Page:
Samsung denies interest in acquiring BlackBerry

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Samsung denies interest in acquiring BlackBerry

Samsung Electronics denied interest in acquiring BlackBerry, saying instead it was holding talks to use the Canadian smartphone maker’s technology in Samsung devices.

The comments by Samsung co-Chief Executive Officer Shin Jong Kyun came five days after Reuters reported that the South Korean company proposed buying BlackBerry for as much as $7.5 billion. Both companies denied the story, which cited documents and an unnamed person familiar with the matter.

“We want to work with BlackBerry and develop this partnership, not acquire the company,” Shin said today in an e-mail. “BlackBerry is one of our important business-to-business strategic partners.”

Samsung’s Knox system, which offers a suite of secure work applications, runs on BlackBerry’s new server, known as the BES12. The partnership competes with an alliance between International Business Machines Corporation and Apple Inc.

That cooperation was one piece of BlackBerry CEO John Chen’s efforts to focus on business users and security as he aims to reach sustainable profit and revenue growth in the fiscal year that ends in 2016.

The Waterloo, Ontario-based company lost much of its market share in smartphones to Samsung, which ships about one of every four devices globally. The Suwon-based Samsung is looking for revenue sources as its smartphone business faces pressure at the high end from Apple Inc.’s new iPhones and in the mid-range from Chinese manufacturers such as Xiaomi Corporation.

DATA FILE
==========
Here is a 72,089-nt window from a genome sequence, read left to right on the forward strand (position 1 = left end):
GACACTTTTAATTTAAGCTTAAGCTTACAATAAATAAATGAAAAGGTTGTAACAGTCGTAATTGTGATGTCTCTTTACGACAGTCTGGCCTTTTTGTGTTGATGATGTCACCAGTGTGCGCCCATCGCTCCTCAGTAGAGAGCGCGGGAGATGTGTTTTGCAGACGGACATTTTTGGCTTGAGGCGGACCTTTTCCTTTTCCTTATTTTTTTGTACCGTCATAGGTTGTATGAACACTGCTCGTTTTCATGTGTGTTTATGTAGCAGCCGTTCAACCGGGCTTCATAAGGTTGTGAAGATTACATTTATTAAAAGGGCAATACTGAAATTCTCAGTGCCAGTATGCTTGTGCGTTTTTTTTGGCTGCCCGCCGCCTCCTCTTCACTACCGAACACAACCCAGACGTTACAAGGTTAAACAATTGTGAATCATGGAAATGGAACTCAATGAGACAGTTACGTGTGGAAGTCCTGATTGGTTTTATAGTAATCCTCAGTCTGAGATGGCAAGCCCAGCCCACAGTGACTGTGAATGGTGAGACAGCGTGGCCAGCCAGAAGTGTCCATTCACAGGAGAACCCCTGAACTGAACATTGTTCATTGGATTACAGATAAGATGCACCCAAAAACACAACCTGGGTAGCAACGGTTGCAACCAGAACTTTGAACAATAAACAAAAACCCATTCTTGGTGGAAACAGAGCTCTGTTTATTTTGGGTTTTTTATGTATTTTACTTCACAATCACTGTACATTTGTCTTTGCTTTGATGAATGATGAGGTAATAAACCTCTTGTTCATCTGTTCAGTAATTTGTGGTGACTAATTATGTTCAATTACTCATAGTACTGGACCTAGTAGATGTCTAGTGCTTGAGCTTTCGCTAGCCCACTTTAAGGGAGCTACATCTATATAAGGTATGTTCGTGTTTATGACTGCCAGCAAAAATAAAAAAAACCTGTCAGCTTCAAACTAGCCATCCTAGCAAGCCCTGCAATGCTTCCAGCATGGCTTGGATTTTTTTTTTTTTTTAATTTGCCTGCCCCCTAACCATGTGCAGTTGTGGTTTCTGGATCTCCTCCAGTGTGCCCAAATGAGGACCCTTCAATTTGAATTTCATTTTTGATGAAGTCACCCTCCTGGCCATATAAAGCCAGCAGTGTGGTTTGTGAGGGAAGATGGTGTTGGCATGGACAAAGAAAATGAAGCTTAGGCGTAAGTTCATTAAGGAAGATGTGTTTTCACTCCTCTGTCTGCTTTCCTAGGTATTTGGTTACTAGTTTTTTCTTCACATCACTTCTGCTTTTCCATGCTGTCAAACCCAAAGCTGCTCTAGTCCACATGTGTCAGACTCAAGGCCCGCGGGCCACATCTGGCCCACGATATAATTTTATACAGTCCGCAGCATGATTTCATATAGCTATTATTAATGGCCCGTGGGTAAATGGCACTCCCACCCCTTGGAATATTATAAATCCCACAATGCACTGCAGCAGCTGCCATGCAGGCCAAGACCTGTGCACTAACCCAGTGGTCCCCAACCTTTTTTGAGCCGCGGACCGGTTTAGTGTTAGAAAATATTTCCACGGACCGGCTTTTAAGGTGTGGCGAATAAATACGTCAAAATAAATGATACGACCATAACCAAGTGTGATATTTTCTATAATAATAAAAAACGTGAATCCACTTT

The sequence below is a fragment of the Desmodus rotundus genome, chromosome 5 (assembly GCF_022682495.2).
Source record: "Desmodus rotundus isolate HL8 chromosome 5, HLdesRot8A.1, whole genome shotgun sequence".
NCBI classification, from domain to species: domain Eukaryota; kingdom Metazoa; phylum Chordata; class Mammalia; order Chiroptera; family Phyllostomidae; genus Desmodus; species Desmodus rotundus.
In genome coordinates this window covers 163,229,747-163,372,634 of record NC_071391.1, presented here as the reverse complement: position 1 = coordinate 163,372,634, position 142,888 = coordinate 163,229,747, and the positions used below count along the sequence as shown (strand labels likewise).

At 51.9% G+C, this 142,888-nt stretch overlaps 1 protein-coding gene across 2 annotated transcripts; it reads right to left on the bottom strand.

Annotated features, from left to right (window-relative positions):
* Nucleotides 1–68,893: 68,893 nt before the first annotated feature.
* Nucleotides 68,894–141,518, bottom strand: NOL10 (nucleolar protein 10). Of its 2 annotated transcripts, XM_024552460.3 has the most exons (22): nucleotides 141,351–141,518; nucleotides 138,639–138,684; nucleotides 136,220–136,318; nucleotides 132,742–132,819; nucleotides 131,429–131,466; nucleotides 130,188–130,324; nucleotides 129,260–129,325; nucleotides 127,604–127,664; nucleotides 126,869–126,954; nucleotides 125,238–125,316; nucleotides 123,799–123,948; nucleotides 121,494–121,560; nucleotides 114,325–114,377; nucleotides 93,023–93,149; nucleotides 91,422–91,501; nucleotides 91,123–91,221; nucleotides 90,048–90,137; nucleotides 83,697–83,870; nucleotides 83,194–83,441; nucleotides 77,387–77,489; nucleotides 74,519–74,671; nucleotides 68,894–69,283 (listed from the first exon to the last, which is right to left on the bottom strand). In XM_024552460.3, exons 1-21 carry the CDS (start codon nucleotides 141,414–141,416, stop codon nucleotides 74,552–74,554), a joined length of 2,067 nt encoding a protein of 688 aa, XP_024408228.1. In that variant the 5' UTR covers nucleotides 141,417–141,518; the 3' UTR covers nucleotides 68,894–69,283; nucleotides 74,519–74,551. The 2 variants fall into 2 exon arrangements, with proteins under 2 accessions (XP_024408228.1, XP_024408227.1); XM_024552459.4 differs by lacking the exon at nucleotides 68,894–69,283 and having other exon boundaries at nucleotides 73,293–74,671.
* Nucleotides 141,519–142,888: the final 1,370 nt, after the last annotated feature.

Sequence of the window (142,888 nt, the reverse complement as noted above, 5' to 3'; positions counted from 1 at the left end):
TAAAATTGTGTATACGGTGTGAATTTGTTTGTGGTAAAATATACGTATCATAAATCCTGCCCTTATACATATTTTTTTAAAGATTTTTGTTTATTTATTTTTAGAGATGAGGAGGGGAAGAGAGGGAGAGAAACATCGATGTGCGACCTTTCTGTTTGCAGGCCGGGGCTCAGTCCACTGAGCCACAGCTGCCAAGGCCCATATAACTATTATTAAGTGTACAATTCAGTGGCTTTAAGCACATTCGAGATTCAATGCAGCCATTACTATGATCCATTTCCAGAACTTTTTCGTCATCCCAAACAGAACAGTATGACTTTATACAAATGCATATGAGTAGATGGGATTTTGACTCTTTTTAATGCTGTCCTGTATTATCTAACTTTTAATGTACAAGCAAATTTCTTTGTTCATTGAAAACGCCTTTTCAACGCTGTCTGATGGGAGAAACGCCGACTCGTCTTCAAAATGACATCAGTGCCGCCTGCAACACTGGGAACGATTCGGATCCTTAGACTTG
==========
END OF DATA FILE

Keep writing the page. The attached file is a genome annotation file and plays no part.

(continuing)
Meanwhile, foreign acquisitions of Canadian companies for more than 344 million Canadian dollars ($287 million) must be vetted by the government. Since 2009, they can also face a national security review, largely by a secret committee of senior officials that includes the heads of two spy agencies.

In October 2013, the government rejected Manitoba Telecom Services’s sale of its Allstream unit to an investment firm co-founded by Egyptian billionaire Naguib Sawiris, citing security concerns. The government didn’t provide details on what those concerns were.

Bloomberg

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